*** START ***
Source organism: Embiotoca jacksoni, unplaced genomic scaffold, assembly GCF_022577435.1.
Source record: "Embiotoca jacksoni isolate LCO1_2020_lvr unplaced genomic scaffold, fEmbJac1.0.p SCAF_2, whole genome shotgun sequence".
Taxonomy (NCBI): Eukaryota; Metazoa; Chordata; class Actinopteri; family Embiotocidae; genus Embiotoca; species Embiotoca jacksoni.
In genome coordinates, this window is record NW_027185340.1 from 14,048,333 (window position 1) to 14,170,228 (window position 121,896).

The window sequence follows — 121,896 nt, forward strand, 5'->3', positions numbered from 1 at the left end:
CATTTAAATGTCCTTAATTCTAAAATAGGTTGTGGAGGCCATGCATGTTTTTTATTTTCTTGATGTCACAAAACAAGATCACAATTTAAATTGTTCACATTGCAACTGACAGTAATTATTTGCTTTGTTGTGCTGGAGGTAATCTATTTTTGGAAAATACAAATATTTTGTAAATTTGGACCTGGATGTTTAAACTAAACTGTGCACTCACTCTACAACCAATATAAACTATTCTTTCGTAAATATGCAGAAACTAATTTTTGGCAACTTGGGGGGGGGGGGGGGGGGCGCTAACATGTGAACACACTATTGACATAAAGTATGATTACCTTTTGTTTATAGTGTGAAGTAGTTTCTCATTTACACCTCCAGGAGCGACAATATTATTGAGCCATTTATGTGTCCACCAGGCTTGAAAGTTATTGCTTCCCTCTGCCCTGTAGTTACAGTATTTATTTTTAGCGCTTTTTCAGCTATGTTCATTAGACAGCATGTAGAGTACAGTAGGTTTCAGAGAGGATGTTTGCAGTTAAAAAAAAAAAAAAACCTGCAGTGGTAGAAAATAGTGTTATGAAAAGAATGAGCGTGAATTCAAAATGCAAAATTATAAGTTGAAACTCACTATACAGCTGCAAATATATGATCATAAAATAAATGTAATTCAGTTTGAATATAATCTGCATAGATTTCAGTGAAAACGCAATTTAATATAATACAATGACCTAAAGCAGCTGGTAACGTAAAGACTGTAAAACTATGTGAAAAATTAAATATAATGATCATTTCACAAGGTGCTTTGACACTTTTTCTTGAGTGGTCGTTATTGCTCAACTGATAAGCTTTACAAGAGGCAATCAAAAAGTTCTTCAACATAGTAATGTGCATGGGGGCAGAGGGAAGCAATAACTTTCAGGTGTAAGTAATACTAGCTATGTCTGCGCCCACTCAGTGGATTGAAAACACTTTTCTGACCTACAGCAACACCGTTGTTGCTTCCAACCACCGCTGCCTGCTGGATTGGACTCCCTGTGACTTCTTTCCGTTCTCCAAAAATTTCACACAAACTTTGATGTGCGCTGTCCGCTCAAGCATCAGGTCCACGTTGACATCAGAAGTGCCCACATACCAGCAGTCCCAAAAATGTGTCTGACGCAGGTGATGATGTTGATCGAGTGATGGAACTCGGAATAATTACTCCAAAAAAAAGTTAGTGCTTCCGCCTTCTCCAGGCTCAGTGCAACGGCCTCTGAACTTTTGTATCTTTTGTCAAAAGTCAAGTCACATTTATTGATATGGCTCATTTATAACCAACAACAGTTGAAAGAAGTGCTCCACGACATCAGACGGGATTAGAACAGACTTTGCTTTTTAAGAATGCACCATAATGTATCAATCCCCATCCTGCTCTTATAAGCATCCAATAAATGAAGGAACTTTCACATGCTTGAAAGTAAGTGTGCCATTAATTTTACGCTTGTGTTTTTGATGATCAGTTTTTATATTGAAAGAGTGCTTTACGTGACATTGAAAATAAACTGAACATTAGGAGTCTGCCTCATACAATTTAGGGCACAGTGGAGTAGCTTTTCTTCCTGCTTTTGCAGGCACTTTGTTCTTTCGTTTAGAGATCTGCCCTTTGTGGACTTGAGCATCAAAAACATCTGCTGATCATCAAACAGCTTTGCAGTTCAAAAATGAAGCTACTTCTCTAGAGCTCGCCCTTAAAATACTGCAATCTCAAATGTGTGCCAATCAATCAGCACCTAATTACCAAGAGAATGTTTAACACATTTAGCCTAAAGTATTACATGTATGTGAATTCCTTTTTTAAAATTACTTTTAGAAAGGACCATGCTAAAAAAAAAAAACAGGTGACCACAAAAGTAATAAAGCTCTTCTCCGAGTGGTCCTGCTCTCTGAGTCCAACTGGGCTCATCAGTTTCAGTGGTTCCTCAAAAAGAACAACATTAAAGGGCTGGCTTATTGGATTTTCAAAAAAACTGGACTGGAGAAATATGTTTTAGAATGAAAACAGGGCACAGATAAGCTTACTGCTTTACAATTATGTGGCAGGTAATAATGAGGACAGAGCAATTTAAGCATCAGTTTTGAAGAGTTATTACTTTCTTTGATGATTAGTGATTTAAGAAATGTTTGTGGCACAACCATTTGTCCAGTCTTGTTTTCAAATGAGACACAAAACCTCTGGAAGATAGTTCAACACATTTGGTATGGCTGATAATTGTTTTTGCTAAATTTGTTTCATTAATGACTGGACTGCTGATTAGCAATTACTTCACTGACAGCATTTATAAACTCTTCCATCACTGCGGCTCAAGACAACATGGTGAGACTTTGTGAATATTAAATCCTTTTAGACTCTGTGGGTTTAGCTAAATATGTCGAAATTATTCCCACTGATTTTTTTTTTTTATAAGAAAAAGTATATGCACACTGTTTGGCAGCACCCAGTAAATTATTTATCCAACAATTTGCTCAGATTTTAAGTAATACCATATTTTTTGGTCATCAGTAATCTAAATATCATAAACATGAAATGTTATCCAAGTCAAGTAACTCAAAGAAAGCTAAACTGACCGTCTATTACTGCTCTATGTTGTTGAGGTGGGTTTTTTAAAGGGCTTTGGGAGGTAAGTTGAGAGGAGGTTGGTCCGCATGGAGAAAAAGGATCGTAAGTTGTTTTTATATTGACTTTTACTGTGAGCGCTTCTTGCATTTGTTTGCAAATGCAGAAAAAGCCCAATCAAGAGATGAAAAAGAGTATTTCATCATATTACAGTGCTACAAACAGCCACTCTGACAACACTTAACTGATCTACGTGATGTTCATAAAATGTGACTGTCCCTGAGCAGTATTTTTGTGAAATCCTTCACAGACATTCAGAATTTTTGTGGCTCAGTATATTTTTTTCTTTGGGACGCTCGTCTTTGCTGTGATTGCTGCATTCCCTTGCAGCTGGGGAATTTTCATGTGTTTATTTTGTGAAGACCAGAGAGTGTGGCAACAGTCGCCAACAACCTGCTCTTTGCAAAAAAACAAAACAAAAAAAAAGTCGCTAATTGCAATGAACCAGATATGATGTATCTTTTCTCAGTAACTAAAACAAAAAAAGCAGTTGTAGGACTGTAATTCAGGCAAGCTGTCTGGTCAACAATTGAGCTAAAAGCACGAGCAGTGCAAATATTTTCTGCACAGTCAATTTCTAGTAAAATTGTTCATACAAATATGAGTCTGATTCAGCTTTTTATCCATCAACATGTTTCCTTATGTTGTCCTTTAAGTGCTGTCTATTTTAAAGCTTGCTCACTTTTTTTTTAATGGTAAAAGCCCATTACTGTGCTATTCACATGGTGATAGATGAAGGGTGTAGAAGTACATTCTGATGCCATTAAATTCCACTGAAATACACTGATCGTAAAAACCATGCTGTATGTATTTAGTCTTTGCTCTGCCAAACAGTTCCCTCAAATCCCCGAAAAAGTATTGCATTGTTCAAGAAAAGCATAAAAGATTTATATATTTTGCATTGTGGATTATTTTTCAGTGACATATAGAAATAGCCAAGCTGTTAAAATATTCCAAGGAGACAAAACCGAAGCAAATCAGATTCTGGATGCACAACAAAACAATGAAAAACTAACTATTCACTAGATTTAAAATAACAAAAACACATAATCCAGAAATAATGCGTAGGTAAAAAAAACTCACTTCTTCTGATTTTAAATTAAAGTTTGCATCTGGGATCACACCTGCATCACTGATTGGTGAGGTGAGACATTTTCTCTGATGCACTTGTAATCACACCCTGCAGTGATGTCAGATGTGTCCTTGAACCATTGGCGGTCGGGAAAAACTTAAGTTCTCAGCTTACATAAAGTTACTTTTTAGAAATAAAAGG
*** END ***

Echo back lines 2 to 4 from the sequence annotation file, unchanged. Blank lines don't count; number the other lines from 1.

Source record: "Embiotoca jacksoni isolate LCO1_2020_lvr unplaced genomic scaffold, fEmbJac1.0.p SCAF_2, whole genome shotgun sequence".
Taxonomy (NCBI): Eukaryota; Metazoa; Chordata; class Actinopteri; family Embiotocidae; genus Embiotoca; species Embiotoca jacksoni.
In genome coordinates, this window is record NW_027185340.1 from 14,048,333 (window position 1) to 14,170,228 (window position 121,896).